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The Emperor of Liesby Steve Sem Sandberg
Synopses & Reviews
Winner of the August Prize, Swedens most important literary award
A Globe and Mail Best Books of the Year 2011 Title
To be published in more than twenty-five languages
A major international literary event
“This is real literature. A great work of fiction.” —Per Svensson, Dagens Nyheter
In February 1940, the Nazis established what would become the second-largest Jewish ghetto, in the Polish city of Lódz. The leader they appointed was Mordechai Chaim Rumkowski, a sixty-three-year-old Jewish businessman and orphanage director—and the elusive, authoritarian power sustaining the ghettos very existence.
A haunting, profoundly challenging novel, The Emperor of Lies chronicles the tale of Rumkowskis monarchical rule over a quarter-million Jews for the next four and a half years. Driven by a titanic ambition, he sought to transform the ghetto into a productive industrial complex and strove to make it—and himself—indispensable to the Nazi regime. These compromises would have extraordinary consequences not only for Rumkowski but for everyone living in the ghetto. Drawing on the detailed records of life in Lódz, Steve Sem-Sandberg, in a masterful feat of literary imagination and empathy, captures the full panorama of human resilience and probes deeply into the nature of evil. Through the dramatic narrative, he asks the most difficult questions: Was Rumkowski a ruthless opportunist, an accessory to the Nazi regime motivated by a lust for power? Or was he a pragmatist who managed to save Jewish lives through his collaboration policies? How did the inhabitants of the ghetto survive in such extreme circumstances?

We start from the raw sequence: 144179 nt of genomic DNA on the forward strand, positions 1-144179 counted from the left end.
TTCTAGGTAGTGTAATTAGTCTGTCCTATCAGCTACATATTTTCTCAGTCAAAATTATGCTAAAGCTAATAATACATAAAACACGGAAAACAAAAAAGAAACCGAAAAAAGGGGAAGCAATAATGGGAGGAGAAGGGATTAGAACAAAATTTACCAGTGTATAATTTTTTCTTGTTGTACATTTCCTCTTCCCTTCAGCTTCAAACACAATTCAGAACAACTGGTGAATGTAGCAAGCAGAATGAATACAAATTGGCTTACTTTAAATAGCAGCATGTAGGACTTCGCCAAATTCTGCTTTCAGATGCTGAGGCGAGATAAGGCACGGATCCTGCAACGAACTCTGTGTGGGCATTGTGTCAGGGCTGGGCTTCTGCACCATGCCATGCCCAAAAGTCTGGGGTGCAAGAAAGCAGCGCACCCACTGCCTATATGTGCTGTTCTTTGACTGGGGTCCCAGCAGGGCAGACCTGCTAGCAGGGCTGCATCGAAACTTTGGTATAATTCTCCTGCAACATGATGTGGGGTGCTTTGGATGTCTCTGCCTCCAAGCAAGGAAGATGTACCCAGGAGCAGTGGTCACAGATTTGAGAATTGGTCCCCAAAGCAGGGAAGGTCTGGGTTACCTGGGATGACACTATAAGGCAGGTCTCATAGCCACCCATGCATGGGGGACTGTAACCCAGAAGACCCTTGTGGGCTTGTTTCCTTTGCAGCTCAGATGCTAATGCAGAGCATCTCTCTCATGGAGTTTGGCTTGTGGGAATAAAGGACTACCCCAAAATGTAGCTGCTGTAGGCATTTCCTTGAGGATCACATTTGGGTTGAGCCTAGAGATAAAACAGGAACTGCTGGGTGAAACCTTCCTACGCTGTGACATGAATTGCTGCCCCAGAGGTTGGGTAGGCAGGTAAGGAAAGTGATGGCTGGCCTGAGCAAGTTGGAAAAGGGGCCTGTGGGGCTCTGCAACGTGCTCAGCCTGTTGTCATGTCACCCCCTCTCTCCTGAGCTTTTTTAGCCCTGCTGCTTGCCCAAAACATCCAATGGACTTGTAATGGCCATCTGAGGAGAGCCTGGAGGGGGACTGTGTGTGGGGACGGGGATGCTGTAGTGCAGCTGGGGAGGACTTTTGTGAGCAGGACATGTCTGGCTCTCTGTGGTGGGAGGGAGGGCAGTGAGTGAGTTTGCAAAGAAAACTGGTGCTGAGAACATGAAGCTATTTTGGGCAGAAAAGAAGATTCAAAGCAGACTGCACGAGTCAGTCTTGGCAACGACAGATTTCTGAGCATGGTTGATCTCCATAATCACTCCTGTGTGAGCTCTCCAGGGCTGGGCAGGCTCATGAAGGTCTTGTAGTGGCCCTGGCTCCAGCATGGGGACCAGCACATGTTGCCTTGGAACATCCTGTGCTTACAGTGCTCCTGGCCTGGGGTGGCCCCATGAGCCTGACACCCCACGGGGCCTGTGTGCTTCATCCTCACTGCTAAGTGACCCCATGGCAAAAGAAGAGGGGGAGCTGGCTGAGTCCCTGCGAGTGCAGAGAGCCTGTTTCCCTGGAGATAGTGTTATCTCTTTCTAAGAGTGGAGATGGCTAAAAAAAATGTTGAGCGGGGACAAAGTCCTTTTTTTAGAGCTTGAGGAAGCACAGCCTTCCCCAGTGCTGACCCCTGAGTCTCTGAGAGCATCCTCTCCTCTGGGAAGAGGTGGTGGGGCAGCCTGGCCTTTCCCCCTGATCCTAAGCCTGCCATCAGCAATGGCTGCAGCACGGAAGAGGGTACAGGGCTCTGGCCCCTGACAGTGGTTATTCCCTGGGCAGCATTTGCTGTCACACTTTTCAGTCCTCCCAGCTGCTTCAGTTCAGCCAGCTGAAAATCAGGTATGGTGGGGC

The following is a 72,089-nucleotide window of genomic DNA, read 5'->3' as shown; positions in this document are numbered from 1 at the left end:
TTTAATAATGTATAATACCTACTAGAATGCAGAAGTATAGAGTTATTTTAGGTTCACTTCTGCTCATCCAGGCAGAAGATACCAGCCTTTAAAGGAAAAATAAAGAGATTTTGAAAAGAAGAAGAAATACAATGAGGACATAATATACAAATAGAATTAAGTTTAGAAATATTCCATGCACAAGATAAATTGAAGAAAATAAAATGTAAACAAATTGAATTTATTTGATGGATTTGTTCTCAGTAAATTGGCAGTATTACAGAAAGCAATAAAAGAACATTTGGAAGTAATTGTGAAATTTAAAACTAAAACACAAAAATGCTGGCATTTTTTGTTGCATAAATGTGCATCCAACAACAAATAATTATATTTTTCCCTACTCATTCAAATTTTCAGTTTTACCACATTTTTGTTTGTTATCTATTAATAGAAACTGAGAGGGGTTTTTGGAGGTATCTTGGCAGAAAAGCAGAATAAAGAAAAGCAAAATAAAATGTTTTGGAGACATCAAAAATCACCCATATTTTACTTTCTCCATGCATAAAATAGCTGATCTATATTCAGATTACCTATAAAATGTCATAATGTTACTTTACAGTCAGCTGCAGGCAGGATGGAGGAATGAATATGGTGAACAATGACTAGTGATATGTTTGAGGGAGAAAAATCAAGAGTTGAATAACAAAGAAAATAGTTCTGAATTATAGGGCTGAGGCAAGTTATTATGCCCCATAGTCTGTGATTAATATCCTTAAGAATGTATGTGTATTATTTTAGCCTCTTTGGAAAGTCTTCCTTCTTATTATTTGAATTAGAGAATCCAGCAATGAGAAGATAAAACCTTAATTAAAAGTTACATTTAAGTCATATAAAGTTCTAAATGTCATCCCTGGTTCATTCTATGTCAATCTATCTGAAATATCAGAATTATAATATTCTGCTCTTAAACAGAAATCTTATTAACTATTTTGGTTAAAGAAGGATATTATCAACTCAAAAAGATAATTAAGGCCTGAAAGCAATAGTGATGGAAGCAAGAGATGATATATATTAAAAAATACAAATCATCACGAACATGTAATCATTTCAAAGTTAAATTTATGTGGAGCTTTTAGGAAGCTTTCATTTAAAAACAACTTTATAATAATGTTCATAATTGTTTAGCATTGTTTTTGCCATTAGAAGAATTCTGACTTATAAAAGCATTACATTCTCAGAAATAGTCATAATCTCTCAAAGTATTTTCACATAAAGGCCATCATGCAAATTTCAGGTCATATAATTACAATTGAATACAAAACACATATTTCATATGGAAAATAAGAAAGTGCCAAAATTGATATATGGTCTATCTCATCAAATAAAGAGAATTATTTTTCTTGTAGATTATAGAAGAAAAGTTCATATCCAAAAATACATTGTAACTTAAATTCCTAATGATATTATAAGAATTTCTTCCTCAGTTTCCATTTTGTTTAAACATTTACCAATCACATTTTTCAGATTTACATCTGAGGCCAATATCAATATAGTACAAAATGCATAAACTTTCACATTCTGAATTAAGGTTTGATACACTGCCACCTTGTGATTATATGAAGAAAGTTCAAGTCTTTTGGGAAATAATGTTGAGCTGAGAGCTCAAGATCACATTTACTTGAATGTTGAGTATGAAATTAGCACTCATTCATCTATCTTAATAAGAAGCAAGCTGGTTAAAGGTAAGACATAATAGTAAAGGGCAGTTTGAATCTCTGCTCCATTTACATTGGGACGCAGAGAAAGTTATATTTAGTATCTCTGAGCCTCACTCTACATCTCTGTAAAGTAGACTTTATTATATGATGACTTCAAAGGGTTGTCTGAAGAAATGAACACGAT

A critically acclaimed breakout bestseller in Sweden, The Emperor of Lies introduces a writer of great significance to American readers. The archives detail daily life in the Lodz ghetto, under the reign of Rumkowki, but it takes a writer with Sem-Sandbergs singular talent to help us understand the truth of this chilling history.
"Mammoth and crowded, this novel vividly illuminates the corner of history it portrays. In 1939 there were 320,000 Jews living in the Polish city of Ã…ÂÃ³dz, whose Jewish self-government, established by the Nazis, was led by Mordechai Chaim Rumkowski, a real historical figure, like many of this book's characters. Rumkowski, a childless widower and failed manufacturer, successfully runs orphanages, promising his charges safety even as he tells them lies. Hans Biebow, the Nazi head of the ghetto administration, believes that the hungry are the best workers; 'Workers with full stomachs get bloated.' Adam Rzepin is a Jewish boy devoted to his handicapped sister. These and many other characters fight for survival in the ghetto; some of the Jews make a fortune, but most survive on foul soup ('hot water with something greenish in it'), if they find food at all. Though Sem-Sandberg often writes with extraordinary detail (a section detailing the many ghetto suicides is terribly moving), as a novel, this book has many failings. Even characters whose mouths stream with verbiage remain underdeveloped; dialogue is often wooden and unconvincing. But as social history comes alive, it succeeds admirably in chronicling the horrors of everyday life in the Ã…ÂÃ³dz ghetto. (Sept.)" Publishers Weekly Copyright PWxyz, LLC. All rights reserved.
"Fiction of true moral force, brilliantly sustained and achieved...I find it difficult to think of any book that has had such an immediate and powerful impact on me...Brave and brillant."—Hilary Mantel, author of Wolf Hall
In February 1940, the Nazis established what would become the second-largest Jewish ghetto in the Polish city of Lódz. Its chosen leader: Mordechai Chaim Rumkowski, a sixty-three-year-old Jewish businessman and orphanage director. From one of Scandinavia's most critically acclaimed and bestselling authors, The Emperor of Lies chronicles the tale of Rumkowski's monarchical rule over a quarter million Jews. Driven by a titanic ambition, he sought to transform the ghetto into a productive industrial complex and strove to make it —and himself — indespensable to the Nazi regime. Drawing on the chronicles of life in the Lódz Ghetto, Steve Sem-Sandberg captures the full panorama of human resilience and asks the most difficult questions: Was Rumkowski a ruthless opportunist, an accessory to the Nazi regime driven by a lust for power? Or was he a pragmatic strategist who managed to save Jewish lives through his collaboration policies?
About the Author
Steve Sem-Sandberg was born in 1958. He divides his time between Vienna and Stockholm.
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